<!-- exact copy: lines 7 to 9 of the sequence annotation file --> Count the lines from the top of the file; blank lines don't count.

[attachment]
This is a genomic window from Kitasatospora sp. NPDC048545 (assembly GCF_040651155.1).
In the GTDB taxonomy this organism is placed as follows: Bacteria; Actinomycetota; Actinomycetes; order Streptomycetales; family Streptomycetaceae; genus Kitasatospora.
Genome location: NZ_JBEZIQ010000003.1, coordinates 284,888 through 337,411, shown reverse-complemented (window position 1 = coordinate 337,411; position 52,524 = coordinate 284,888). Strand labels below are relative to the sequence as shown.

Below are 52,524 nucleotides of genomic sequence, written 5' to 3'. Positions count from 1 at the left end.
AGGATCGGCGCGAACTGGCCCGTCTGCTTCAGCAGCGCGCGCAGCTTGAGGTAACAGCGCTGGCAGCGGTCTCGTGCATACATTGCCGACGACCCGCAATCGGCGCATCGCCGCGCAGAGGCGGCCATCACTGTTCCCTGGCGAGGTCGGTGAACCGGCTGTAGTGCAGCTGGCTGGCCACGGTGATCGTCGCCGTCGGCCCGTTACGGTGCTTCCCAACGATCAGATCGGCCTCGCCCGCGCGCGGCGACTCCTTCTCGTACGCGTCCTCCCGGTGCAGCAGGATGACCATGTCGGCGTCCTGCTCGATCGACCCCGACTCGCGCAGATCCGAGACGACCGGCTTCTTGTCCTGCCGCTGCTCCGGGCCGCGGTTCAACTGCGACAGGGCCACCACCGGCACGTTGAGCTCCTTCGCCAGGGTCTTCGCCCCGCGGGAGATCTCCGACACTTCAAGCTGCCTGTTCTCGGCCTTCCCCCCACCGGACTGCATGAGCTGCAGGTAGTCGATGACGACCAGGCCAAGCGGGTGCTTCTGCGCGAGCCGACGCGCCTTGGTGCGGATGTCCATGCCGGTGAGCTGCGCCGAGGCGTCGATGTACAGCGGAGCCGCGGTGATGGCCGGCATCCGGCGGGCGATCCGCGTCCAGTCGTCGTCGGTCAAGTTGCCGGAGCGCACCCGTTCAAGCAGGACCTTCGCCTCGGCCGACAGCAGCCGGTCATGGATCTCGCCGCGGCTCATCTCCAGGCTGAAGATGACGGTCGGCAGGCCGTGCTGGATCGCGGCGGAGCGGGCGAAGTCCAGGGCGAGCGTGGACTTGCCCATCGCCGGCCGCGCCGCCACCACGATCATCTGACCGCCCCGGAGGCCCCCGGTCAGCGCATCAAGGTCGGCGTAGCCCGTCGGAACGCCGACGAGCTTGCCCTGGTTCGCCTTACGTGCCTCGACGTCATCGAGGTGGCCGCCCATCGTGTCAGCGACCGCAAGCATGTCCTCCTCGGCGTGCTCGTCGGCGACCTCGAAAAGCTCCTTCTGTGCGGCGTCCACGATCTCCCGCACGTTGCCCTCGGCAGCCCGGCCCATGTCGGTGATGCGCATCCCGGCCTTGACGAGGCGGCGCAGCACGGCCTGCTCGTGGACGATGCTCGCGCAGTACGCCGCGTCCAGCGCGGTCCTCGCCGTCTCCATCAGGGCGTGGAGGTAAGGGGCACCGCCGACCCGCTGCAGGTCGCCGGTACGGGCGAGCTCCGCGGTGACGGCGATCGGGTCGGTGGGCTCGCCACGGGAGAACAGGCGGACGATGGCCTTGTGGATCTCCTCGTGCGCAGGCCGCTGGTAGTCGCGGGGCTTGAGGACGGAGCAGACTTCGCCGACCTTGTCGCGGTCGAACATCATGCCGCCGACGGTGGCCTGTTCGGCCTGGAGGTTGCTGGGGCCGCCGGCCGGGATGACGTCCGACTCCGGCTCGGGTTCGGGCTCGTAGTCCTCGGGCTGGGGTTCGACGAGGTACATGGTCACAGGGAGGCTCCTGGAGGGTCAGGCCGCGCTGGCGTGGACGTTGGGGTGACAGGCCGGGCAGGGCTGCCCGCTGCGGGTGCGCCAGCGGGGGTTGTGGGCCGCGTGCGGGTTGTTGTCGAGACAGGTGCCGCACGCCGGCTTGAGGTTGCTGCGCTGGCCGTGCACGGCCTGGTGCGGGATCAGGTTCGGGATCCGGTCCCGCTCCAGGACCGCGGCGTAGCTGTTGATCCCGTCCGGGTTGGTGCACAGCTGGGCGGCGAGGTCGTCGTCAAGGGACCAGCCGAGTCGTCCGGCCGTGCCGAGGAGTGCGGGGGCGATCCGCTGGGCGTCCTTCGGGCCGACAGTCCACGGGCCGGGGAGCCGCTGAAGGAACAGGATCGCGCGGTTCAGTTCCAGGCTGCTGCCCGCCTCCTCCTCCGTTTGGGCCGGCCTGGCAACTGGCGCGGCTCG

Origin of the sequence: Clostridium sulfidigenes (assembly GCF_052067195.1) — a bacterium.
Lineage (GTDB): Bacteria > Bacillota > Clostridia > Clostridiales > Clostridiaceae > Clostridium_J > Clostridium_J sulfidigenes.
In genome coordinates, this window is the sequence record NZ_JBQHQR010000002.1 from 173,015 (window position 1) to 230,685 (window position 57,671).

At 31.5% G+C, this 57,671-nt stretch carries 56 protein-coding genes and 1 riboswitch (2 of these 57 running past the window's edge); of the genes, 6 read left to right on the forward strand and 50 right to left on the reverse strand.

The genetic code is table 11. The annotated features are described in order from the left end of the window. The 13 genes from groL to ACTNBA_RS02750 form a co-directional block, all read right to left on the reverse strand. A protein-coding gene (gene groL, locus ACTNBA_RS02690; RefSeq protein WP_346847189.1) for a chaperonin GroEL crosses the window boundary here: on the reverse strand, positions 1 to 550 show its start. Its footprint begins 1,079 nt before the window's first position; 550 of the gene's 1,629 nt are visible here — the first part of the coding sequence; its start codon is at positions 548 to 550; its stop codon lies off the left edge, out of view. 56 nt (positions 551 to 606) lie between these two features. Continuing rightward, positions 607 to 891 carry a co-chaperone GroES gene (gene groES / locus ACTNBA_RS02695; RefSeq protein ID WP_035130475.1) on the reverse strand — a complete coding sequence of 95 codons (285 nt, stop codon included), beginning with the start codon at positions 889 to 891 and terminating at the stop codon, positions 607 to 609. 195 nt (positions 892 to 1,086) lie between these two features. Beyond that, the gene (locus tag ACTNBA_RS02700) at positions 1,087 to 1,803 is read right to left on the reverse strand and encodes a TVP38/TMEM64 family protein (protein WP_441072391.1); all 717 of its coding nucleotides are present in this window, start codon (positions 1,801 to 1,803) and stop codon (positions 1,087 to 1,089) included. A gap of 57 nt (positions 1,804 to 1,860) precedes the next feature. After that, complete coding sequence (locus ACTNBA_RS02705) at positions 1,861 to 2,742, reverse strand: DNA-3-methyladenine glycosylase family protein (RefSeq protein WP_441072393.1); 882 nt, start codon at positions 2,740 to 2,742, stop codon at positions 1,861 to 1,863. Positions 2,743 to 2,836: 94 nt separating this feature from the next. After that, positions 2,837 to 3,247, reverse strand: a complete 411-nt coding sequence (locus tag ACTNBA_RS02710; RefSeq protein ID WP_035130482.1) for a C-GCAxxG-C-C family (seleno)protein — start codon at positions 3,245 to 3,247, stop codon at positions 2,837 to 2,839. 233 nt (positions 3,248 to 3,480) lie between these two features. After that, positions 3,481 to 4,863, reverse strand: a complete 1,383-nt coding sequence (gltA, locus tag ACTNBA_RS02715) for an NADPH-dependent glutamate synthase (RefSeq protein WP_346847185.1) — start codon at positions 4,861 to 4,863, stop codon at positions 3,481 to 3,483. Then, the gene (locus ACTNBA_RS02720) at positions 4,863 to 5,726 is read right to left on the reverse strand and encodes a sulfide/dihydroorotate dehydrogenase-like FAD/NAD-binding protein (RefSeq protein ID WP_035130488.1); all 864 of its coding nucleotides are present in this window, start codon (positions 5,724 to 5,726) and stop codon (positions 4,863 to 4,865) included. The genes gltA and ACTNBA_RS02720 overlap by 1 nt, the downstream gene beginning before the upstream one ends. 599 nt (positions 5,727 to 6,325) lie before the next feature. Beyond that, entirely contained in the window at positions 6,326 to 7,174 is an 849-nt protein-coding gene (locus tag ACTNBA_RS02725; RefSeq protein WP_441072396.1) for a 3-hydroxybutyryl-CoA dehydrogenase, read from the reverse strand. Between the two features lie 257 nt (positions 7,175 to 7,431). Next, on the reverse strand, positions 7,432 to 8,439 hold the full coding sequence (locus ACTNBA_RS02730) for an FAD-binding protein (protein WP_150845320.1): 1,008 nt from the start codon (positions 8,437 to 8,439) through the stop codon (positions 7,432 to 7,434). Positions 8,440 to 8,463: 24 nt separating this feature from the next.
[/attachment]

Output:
Lineage (GTDB): Bacteria > Bacillota > Clostridia > Clostridiales > Clostridiaceae > Clostridium_J > Clostridium_J sulfidigenes.
In genome coordinates, this window is the sequence record NZ_JBQHQR010000002.1 from 173,015 (window position 1) to 230,685 (window position 57,671).

At 31.5% G+C, this 57,671-nt stretch carries 56 protein-coding genes and 1 riboswitch (2 of these 57 running past the window's edge); of the genes, 6 read left to right on the forward strand and 50 right to left on the reverse strand.